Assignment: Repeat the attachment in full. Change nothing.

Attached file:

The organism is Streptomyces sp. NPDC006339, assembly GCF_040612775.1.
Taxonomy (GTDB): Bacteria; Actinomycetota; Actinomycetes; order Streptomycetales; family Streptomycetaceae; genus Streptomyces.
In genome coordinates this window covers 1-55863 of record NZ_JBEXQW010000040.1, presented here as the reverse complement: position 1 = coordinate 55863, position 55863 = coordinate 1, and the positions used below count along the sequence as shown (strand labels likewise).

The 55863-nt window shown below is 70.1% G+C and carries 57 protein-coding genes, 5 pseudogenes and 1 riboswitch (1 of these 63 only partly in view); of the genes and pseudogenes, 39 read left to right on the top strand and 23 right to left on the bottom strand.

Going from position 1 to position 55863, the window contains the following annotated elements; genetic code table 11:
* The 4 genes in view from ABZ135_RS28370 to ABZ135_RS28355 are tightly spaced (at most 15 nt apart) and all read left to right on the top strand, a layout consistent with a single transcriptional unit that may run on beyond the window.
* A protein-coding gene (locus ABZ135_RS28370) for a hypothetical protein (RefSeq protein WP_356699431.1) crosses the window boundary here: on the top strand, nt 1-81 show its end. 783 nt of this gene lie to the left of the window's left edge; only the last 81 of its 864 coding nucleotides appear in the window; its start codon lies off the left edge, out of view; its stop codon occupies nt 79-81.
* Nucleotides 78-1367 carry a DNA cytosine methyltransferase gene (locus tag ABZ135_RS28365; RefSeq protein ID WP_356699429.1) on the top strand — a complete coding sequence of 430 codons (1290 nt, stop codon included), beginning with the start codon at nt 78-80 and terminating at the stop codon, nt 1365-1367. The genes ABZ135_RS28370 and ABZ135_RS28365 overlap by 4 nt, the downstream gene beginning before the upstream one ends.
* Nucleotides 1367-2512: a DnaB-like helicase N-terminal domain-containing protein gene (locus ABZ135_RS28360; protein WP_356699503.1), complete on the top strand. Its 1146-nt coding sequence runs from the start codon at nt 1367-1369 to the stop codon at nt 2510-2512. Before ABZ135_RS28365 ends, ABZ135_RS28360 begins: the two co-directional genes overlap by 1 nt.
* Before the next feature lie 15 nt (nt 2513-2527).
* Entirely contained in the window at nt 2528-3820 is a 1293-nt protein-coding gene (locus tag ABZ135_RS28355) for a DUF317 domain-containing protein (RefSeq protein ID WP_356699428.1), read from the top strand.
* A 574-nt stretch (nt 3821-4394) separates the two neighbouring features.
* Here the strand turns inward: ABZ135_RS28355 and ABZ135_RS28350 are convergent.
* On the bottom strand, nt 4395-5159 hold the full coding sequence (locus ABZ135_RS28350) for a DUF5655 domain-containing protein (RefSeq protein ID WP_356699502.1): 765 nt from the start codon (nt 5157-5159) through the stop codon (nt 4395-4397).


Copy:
The organism is Streptomyces sp. NPDC006339, assembly GCF_040612775.1.
Taxonomy (GTDB): Bacteria; Actinomycetota; Actinomycetes; order Streptomycetales; family Streptomycetaceae; genus Streptomyces.
In genome coordinates this window covers 1-55863 of record NZ_JBEXQW010000040.1, presented here as the reverse complement: position 1 = coordinate 55863, position 55863 = coordinate 1, and the positions used below count along the sequence as shown (strand labels likewise).

The 55863-nt window shown below is 70.1% G+C and carries 57 protein-coding genes, 5 pseudogenes and 1 riboswitch (1 of these 63 only partly in view); of the genes and pseudogenes, 39 read left to right on the top strand and 23 right to left on the bottom strand.

Going from position 1 to position 55863, the window contains the following annotated elements; genetic code table 11:
* The 4 genes in view from ABZ135_RS28370 to ABZ135_RS28355 are tightly spaced (at most 15 nt apart) and all read left to right on the top strand, a layout consistent with a single transcriptional unit that may run on beyond the window.
* A protein-coding gene (locus ABZ135_RS28370) for a hypothetical protein (RefSeq protein WP_356699431.1) crosses the window boundary here: on the top strand, nt 1-81 show its end. 783 nt of this gene lie to the left of the window's left edge; only the last 81 of its 864 coding nucleotides appear in the window; its start codon lies off the left edge, out of view; its stop codon occupies nt 79-81.
* Nucleotides 78-1367 carry a DNA cytosine methyltransferase gene (locus tag ABZ135_RS28365; RefSeq protein ID WP_356699429.1) on the top strand — a complete coding sequence of 430 codons (1290 nt, stop codon included), beginning with the start codon at nt 78-80 and terminating at the stop codon, nt 1365-1367. The genes ABZ135_RS28370 and ABZ135_RS28365 overlap by 4 nt, the downstream gene beginning before the upstream one ends.
* Nucleotides 1367-2512: a DnaB-like helicase N-terminal domain-containing protein gene (locus ABZ135_RS28360; protein WP_356699503.1), complete on the top strand. Its 1146-nt coding sequence runs from the start codon at nt 1367-1369 to the stop codon at nt 2510-2512. Before ABZ135_RS28365 ends, ABZ135_RS28360 begins: the two co-directional genes overlap by 1 nt.
* Before the next feature lie 15 nt (nt 2513-2527).
* Entirely contained in the window at nt 2528-3820 is a 1293-nt protein-coding gene (locus tag ABZ135_RS28355) for a DUF317 domain-containing protein (RefSeq protein ID WP_356699428.1), read from the top strand.
* A 574-nt stretch (nt 3821-4394) separates the two neighbouring features.
* Here the strand turns inward: ABZ135_RS28355 and ABZ135_RS28350 are convergent.
* On the bottom strand, nt 4395-5159 hold the full coding sequence (locus ABZ135_RS28350) for a DUF5655 domain-containing protein (RefSeq protein ID WP_356699502.1): 765 nt from the start codon (nt 5157-5159) through the stop codon (nt 4395-4397).